It is this climate that McNamara hopes to change, and she just might get her chance in the coming months. Her firm, Fire It Up, P.R., is set to lobby Massachusetts Governor Mitt Romney, local businesses, national corporations and private donors in an effort to raise $1 million. The money would be used to conduct a search for Boston or New England material that would be written, produced, and directed, entirely locally. "It would be a terrific opportunity to provide a counter-weight for an almost unbearable situation," McNamara said with enthusiasm. With Capitol Hill and a number of local and national backers, McNamara would gain some much-needed momentum toward this goal.
Diane McNamara’s route to Green Light has been a circuitous one. After studying computer science at Tulane University, she came to the University of Massachusetts, Boston to earn a degree in Communications. She soon became a public relations specialist in Boston, but she also began to pursue an acting career. She earned small roles in various films and even tried her hand at stand-up comedy. Bitten by the acting bug, McNamara took the next logical step and moved to Los Angeles where she became increasingly involved in the acting and stand-up comedy community. Next, it was onto the Williamstown Theater Festival and then New York City for a crack at Broadway.
After a six-month road trip last year, McNamara set her sights on a return to Boston. "In Los Angeles and New York, you trip over people in the business. No matter what night of the week, you can always find a restaurant or a pub that is hosting an "industry night" for actors, directors, musicians, playwrights — anyone in the industry," says McNamara. "That’s how you meet people who can help you — or who you can help. You bring your headshots, your postcards, your notices of a new play your in, whatever. There’s no place like that in Boston."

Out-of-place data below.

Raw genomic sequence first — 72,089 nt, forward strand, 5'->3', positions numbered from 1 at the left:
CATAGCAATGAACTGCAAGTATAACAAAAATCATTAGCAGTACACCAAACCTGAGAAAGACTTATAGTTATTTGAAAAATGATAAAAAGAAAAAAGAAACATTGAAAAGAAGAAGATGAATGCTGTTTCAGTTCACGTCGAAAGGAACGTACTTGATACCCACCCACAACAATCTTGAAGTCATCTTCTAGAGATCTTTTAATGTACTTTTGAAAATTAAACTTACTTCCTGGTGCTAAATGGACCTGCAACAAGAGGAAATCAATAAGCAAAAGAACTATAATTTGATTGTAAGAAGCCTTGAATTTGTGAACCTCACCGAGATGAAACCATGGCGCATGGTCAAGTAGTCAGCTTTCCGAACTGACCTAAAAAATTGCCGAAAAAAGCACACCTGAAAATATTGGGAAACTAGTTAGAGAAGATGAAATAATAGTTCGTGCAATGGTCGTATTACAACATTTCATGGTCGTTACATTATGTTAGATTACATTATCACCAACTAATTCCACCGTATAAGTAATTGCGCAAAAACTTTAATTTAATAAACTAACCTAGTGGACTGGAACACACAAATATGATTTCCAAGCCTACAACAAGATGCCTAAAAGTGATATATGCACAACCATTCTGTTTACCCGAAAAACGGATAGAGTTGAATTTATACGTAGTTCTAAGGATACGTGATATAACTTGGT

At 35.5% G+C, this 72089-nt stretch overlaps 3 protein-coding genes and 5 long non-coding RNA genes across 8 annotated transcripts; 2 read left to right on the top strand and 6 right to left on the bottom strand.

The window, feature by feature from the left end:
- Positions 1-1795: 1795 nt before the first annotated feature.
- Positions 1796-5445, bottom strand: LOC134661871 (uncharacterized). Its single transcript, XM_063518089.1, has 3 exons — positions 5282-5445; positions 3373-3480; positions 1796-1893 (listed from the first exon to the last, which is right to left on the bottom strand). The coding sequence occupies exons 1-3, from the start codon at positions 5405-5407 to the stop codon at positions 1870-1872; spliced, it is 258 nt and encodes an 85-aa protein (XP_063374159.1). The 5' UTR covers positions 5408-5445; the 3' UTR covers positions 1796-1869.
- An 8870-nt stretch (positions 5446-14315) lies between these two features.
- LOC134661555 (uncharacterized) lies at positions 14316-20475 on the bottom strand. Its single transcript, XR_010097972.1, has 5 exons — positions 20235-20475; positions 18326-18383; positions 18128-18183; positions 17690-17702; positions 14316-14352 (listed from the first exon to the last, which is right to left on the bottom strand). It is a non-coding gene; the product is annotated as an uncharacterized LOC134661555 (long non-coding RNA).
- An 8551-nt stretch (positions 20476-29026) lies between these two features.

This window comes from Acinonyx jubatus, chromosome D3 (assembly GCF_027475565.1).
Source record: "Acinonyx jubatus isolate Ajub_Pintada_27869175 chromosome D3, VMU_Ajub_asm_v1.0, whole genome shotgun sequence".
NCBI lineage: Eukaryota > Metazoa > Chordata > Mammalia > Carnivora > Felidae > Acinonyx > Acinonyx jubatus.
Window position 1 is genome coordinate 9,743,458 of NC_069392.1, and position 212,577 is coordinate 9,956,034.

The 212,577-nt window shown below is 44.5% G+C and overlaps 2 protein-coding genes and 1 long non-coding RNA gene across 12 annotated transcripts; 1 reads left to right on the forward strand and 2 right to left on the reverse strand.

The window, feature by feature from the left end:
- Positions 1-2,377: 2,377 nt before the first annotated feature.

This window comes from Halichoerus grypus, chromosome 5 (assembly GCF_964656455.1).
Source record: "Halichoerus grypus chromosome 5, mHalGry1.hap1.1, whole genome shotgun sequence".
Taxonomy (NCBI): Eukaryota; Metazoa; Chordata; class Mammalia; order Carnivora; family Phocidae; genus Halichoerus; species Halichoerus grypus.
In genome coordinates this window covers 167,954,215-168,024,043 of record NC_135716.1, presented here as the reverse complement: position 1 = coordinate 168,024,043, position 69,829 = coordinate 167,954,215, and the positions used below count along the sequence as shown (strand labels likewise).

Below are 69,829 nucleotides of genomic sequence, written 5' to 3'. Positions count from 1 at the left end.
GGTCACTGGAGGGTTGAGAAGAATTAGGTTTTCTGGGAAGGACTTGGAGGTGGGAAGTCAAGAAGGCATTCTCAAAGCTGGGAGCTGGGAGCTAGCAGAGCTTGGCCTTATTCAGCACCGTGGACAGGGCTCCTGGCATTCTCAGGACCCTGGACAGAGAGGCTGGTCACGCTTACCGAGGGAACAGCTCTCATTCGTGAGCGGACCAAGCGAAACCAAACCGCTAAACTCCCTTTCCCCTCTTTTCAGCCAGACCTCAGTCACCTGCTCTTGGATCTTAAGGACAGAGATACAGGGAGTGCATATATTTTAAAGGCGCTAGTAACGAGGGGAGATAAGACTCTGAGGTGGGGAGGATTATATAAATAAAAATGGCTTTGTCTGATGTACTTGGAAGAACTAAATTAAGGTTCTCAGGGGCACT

In discussing the troubles of Boston’s film community with Gordon Wilcox (the owner of George: An American Tavern and generous patron of the arts), McNamara proposed the idea of Project Green Light Boston. Wilcox jumped on board and provided his establishment as the nexus for this networking effort. McNamara picked Monday nights because the Theater is dark. "It’s the only day of the week — no matter where you are in the country — that nearly every legitimate theater is closed," she explains.
McNamara has a wealth of guests ready to contribute their insight to the Project Green Light gatherings in the coming months (and a roster of A-list talent she’s determined to pin down).
How long will the program run? "Indefinitely!" McNamara claims. "It will last as long as people show enthusiasm and until we can make it easier for independent, non-union and most-importantly — major motion film projects to flourish in this city and throughout New England."
There is strength in numbers goes the old adage, and with McNamara’s leadership and spunk it appears Project Green Light Boston has the growing appeal and drive necessary to not only survive, but also to triumph.
More information about Project Green Light Boston may be found at www.projectgreenlightboston.com. Diane McNamara may be contacted through Fire It Up, P.R.: Fireitup@comcast.net.